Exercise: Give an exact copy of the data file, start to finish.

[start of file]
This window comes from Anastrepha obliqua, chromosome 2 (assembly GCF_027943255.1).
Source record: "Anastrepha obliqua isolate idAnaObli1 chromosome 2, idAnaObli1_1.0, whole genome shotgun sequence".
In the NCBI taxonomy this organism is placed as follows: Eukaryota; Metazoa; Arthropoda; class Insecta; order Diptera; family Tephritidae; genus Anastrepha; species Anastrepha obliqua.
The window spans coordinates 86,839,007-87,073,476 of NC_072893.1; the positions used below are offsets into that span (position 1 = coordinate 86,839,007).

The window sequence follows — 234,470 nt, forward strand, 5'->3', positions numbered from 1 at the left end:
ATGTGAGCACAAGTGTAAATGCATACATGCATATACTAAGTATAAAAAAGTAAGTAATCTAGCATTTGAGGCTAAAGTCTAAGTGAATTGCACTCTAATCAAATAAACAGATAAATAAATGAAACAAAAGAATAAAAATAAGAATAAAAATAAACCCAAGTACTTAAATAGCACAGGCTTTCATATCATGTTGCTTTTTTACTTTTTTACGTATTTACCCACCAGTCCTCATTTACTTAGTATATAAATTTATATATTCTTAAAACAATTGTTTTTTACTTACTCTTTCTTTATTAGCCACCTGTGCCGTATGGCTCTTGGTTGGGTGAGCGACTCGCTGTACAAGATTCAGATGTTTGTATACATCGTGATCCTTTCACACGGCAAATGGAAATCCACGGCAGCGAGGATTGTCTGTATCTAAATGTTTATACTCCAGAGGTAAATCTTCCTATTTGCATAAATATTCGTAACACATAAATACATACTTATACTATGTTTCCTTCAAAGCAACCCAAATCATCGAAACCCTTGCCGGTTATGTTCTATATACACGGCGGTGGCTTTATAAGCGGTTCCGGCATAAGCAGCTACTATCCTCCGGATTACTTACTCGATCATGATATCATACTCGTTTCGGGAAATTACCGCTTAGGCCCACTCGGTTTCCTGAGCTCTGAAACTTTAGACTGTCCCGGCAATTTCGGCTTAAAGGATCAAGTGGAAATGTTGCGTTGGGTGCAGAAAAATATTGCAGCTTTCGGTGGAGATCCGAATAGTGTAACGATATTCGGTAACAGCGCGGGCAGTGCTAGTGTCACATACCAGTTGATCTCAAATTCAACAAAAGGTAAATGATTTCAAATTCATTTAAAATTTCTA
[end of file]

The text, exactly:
This window comes from Anastrepha obliqua, chromosome 2 (assembly GCF_027943255.1).
Source record: "Anastrepha obliqua isolate idAnaObli1 chromosome 2, idAnaObli1_1.0, whole genome shotgun sequence".
In the NCBI taxonomy this organism is placed as follows: Eukaryota; Metazoa; Arthropoda; class Insecta; order Diptera; family Tephritidae; genus Anastrepha; species Anastrepha obliqua.
The window spans coordinates 86,839,007-87,073,476 of NC_072893.1; the positions used below are offsets into that span (position 1 = coordinate 86,839,007).

The window sequence follows — 234,470 nt, forward strand, 5'->3', positions numbered from 1 at the left end:
ATGTGAGCACAAGTGTAAATGCATACATGCATATACTAAGTATAAAAAAGTAAGTAATCTAGCATTTGAGGCTAAAGTCTAAGTGAATTGCACTCTAATCAAATAAACAGATAAATAAATGAAACAAAAGAATAAAAATAAGAATAAAAATAAACCCAAGTACTTAAATAGCACAGGCTTTCATATCATGTTGCTTTTTTACTTTTTTACGTATTTACCCACCAGTCCTCATTTACTTAGTATATAAATTTATATATTCTTAAAACAATTGTTTTTTACTTACTCTTTCTTTATTAGCCACCTGTGCCGTATGGCTCTTGGTTGGGTGAGCGACTCGCTGTACAAGATTCAGATGTTTGTATACATCGTGATCCTTTCACACGGCAAATGGAAATCCACGGCAGCGAGGATTGTCTGTATCTAAATGTTTATACTCCAGAGGTAAATCTTCCTATTTGCATAAATATTCGTAACACATAAATACATACTTATACTATGTTTCCTTCAAAGCAACCCAAATCATCGAAACCCTTGCCGGTTATGTTCTATATACACGGCGGTGGCTTTATAAGCGGTTCCGGCATAAGCAGCTACTATCCTCCGGATTACTTACTCGATCATGATATCATACTCGTTTCGGGAAATTACCGCTTAGGCCCACTCGGTTTCCTGAGCTCTGAAACTTTAGACTGTCCCGGCAATTTCGGCTTAAAGGATCAAGTGGAAATGTTGCGTTGGGTGCAGAAAAATATTGCAGCTTTCGGTGGAGATCCGAATAGTGTAACGATATTCGGTAACAGCGCGGGCAGTGCTAGTGTCACATACCAGTTGATCTCAAATTCAACAAAAGGTAAATGATTTCAAATTCATTTAAAATTTCTA